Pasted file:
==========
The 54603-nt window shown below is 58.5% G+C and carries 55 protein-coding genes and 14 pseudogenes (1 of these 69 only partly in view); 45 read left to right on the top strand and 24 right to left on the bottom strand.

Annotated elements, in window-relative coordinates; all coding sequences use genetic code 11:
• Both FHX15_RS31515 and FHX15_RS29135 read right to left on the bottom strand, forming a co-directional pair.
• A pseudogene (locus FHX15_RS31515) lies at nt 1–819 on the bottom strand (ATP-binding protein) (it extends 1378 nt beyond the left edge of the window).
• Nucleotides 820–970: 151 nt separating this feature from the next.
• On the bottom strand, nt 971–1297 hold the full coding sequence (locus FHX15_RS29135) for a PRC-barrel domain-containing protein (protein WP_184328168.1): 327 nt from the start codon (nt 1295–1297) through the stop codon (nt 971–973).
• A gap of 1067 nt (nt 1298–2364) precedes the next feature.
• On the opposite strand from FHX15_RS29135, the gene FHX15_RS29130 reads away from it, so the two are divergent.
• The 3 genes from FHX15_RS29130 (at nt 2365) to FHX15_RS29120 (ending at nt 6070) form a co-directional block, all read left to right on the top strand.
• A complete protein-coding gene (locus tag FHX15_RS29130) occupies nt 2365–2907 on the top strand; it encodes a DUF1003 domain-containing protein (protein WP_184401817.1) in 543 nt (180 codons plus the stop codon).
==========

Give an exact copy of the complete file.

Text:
The 54603-nt window shown below is 58.5% G+C and carries 55 protein-coding genes and 14 pseudogenes (1 of these 69 only partly in view); 45 read left to right on the top strand and 24 right to left on the bottom strand.

Annotated elements, in window-relative coordinates; all coding sequences use genetic code 11:
• Both FHX15_RS31515 and FHX15_RS29135 read right to left on the bottom strand, forming a co-directional pair.
• A pseudogene (locus FHX15_RS31515) lies at nt 1–819 on the bottom strand (ATP-binding protein) (it extends 1378 nt beyond the left edge of the window).
• Nucleotides 820–970: 151 nt separating this feature from the next.
• On the bottom strand, nt 971–1297 hold the full coding sequence (locus FHX15_RS29135) for a PRC-barrel domain-containing protein (protein WP_184328168.1): 327 nt from the start codon (nt 1295–1297) through the stop codon (nt 971–973).
• A gap of 1067 nt (nt 1298–2364) precedes the next feature.
• On the opposite strand from FHX15_RS29135, the gene FHX15_RS29130 reads away from it, so the two are divergent.
• The 3 genes from FHX15_RS29130 (at nt 2365) to FHX15_RS29120 (ending at nt 6070) form a co-directional block, all read left to right on the top strand.
• A complete protein-coding gene (locus tag FHX15_RS29130) occupies nt 2365–2907 on the top strand; it encodes a DUF1003 domain-containing protein (protein WP_184401817.1) in 543 nt (180 codons plus the stop codon).